There is a need for a fundamental overhaul of school graphic design curricula that recognises and addresses the differences between art and design, but even more profoundly for a recognition that there is such a thing as ‘visual intelligence’ and that this can be developed in those with no prior experience.
The LCC has created a course that is at the level of a final year of an honours course but is an immediate precursor to postgraduate study. The graduate certificate and diploma course in visual communication admits a broad range of students, many of whom possess degrees in a wide range of subjects from English literature to anthropology; few have any design experience.
Their strength instead lies in their research capabilities and their capacity to think beyond pure aesthetics. Unlike design students, who tend to present unmediated sketchbooks that are non-reflective, non-iterative and certainly do not clarify or communicate their concepts and their development, these students produce research that is structured, ordered and systematic. The ability to propose, test and evaluate a hypothesis is paramount to success.
Even more importantly, they learn basic compositional and typographic skills within a short period, enabling them to apply this visual knowledge to the communication of their research. The application of design principles gives clarity, order and assists the presentation of their research, and elucidates and communicates their hypotheses. They use design as a communicative tool – not as an end in itself.
Their choices of self-initiated projects indicate their breadth of interest and an awareness of a ‘wider world’ and sadly highlight the limited scope of some design students whose projects emphasise stylistics, and artefact. The course leader, Tony Pritchard, cites one student with no previous design education who used the knowledge and expertise gained in a BSC in psychology, combined with a newly discovered visualising ability, to create a notational system for communicating the content of dreams, to help discern a patient’s mental state.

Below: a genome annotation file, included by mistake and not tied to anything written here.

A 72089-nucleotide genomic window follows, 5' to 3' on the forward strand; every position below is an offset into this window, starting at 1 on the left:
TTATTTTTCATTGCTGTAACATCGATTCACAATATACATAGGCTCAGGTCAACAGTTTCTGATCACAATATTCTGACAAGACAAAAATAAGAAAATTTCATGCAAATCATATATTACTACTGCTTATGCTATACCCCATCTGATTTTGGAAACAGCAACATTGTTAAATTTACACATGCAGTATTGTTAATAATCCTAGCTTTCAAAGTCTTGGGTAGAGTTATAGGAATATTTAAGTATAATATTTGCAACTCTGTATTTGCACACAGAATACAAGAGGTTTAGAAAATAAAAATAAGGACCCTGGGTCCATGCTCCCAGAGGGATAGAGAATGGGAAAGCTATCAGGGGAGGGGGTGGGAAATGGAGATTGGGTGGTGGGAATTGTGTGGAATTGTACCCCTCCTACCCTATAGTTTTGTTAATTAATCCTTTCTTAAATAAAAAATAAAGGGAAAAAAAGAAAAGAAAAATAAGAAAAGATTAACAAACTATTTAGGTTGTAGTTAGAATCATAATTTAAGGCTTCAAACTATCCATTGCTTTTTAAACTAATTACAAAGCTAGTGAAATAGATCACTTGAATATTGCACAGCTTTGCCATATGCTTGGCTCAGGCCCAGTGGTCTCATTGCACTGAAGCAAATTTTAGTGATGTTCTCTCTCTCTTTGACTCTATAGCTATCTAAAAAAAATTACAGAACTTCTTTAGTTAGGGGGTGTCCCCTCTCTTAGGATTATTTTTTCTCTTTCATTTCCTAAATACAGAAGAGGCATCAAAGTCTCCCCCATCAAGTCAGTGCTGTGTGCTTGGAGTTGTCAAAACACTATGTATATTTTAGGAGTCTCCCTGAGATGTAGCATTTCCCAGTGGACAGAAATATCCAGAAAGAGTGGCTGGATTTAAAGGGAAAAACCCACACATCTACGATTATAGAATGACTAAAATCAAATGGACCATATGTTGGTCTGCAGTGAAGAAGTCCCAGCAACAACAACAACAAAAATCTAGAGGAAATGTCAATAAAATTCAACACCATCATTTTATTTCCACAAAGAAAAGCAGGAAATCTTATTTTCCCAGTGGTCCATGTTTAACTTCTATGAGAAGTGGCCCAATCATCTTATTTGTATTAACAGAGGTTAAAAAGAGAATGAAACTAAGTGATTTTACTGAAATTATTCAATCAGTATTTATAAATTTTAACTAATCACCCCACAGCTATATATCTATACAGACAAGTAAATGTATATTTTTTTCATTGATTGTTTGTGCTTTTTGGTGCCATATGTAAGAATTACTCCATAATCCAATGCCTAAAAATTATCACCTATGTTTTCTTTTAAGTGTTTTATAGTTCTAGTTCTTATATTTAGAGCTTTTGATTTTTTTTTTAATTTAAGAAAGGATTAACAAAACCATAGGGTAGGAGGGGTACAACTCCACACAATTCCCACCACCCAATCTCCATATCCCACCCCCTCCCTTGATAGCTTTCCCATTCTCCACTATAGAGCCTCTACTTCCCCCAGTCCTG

‘Graphic design isn’t the central thing,’ says Pritchard, ‘it is how people inhabit it, and people with interesting backgrounds and perspectives on the world do just as well, if not better, than those whose sole interest is visual expression.
Enemies of innovation
‘The two biggest barriers to innovation are ignorant chief executives and ignorant designers,’ declared Business Week’s assistant managing editor, Bruce Nussbaum, in his keynote speech at the Royal College of Art’s Innovation night in July 2007. ‘Undergraduate designers need to expose themselves to the tangible, everyday challenges facing the outside world, rather than rely solely on abstract, college-based learning,’ he suggested.
He highlighted sustainability and social networking as issues affecting design and innovation. If the US business community still associates design with cosmetic change, rather than practical problem-solving, technology and innovation, as he claimed, this is something that needs to change: ‘Design is the way of reaching the consumer populace.’
Nussbaum’s argument that design thinking needs to become integral to business operation is echoed by UK think tank the Work Foundation: ‘The creative industries should be understood as part of a wider narrative in which creativity is of increasing importance generally. The task is “not just to encourage creative industries, our priority is to encourage all industries to be creative”.’ 1
Although ‘abstract, college-based learning’ may not be an accurate assessment of design teaching, there is a fundamental truth in the assertion that design students lack understanding of a world on which they may exercise significant influence. If design education persists in approaching the subject as an adjunct of art; and if we fail to identify a corpus of knowledge, particularly at secondary level, that clearly defines itself as an activity with relevance to and potential synergies with other subjects and disciplines, and if we fail to engage with our audiences, we will find that others outside the subject will make those connections for us. Above all, we need to convince our culture to reconsider the narrow definitions of intelligence that persist in referencing the literary over the visual, and stop viewing the subject as the province of the ‘naturally gifted’.
First published in Eye no. 65 vol. 17 2007